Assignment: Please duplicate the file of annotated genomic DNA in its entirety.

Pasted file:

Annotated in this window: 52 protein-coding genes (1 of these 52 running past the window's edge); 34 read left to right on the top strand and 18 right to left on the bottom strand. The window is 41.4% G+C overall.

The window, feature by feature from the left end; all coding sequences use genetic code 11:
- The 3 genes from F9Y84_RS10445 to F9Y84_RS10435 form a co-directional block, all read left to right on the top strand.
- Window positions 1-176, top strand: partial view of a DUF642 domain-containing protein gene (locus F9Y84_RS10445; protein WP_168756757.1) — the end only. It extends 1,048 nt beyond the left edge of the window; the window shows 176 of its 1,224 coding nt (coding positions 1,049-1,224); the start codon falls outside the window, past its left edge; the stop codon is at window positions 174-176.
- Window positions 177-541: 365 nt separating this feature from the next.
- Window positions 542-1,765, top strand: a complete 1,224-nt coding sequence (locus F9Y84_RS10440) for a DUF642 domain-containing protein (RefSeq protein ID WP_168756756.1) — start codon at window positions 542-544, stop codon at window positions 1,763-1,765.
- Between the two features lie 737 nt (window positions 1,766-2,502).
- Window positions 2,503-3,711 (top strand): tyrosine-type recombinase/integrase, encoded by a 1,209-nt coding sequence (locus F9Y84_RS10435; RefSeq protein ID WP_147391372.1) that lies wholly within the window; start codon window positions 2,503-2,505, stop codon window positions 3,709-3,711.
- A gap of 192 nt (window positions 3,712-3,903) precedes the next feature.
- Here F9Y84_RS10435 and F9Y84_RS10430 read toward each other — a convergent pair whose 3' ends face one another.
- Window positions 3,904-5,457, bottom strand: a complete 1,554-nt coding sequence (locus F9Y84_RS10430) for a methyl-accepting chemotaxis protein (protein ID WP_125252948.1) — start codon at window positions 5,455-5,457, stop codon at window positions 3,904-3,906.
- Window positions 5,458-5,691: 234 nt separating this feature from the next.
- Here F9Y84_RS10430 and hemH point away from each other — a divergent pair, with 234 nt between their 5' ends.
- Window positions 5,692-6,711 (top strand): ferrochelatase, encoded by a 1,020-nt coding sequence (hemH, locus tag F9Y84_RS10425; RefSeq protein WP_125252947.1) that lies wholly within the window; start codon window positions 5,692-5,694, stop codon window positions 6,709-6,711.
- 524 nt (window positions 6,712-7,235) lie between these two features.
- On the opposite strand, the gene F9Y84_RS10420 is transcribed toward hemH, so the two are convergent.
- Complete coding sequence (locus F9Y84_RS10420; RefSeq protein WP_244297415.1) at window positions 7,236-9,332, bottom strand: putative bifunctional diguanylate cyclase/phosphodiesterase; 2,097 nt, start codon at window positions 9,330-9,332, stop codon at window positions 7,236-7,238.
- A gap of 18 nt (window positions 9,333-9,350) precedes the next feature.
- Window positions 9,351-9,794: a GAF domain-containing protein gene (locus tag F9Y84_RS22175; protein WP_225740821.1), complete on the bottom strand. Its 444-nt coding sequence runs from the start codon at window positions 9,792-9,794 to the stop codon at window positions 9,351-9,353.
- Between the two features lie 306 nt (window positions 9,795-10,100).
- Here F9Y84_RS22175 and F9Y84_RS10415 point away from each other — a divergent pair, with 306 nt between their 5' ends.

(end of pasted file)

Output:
Annotated in this window: 52 protein-coding genes (1 of these 52 running past the window's edge); 34 read left to right on the top strand and 18 right to left on the bottom strand. The window is 41.4% G+C overall.

The window, feature by feature from the left end; all coding sequences use genetic code 11:
- The 3 genes from F9Y84_RS10445 to F9Y84_RS10435 form a co-directional block, all read left to right on the top strand.
- Window positions 1-176, top strand: partial view of a DUF642 domain-containing protein gene (locus F9Y84_RS10445; protein WP_168756757.1) — the end only. It extends 1,048 nt beyond the left edge of the window; the window shows 176 of its 1,224 coding nt (coding positions 1,049-1,224); the start codon falls outside the window, past its left edge; the stop codon is at window positions 174-176.
- Window positions 177-541: 365 nt separating this feature from the next.
- Window positions 542-1,765, top strand: a complete 1,224-nt coding sequence (locus F9Y84_RS10440) for a DUF642 domain-containing protein (RefSeq protein ID WP_168756756.1) — start codon at window positions 542-544, stop codon at window positions 1,763-1,765.
- Between the two features lie 737 nt (window positions 1,766-2,502).
- Window positions 2,503-3,711 (top strand): tyrosine-type recombinase/integrase, encoded by a 1,209-nt coding sequence (locus F9Y84_RS10435; RefSeq protein ID WP_147391372.1) that lies wholly within the window; start codon window positions 2,503-2,505, stop codon window positions 3,709-3,711.
- A gap of 192 nt (window positions 3,712-3,903) precedes the next feature.
- Here F9Y84_RS10435 and F9Y84_RS10430 read toward each other — a convergent pair whose 3' ends face one another.
- Window positions 3,904-5,457, bottom strand: a complete 1,554-nt coding sequence (locus F9Y84_RS10430) for a methyl-accepting chemotaxis protein (protein ID WP_125252948.1) — start codon at window positions 5,455-5,457, stop codon at window positions 3,904-3,906.
- Window positions 5,458-5,691: 234 nt separating this feature from the next.
- Here F9Y84_RS10430 and hemH point away from each other — a divergent pair, with 234 nt between their 5' ends.
- Window positions 5,692-6,711 (top strand): ferrochelatase, encoded by a 1,020-nt coding sequence (hemH, locus tag F9Y84_RS10425; RefSeq protein WP_125252947.1) that lies wholly within the window; start codon window positions 5,692-5,694, stop codon window positions 6,709-6,711.
- 524 nt (window positions 6,712-7,235) lie between these two features.
- On the opposite strand, the gene F9Y84_RS10420 is transcribed toward hemH, so the two are convergent.
- Complete coding sequence (locus F9Y84_RS10420; RefSeq protein WP_244297415.1) at window positions 7,236-9,332, bottom strand: putative bifunctional diguanylate cyclase/phosphodiesterase; 2,097 nt, start codon at window positions 9,330-9,332, stop codon at window positions 7,236-7,238.
- A gap of 18 nt (window positions 9,333-9,350) precedes the next feature.
- Window positions 9,351-9,794: a GAF domain-containing protein gene (locus tag F9Y84_RS22175; protein WP_225740821.1), complete on the bottom strand. Its 444-nt coding sequence runs from the start codon at window positions 9,792-9,794 to the stop codon at window positions 9,351-9,353.
- Between the two features lie 306 nt (window positions 9,795-10,100).
- Here F9Y84_RS22175 and F9Y84_RS10415 point away from each other — a divergent pair, with 306 nt between their 5' ends.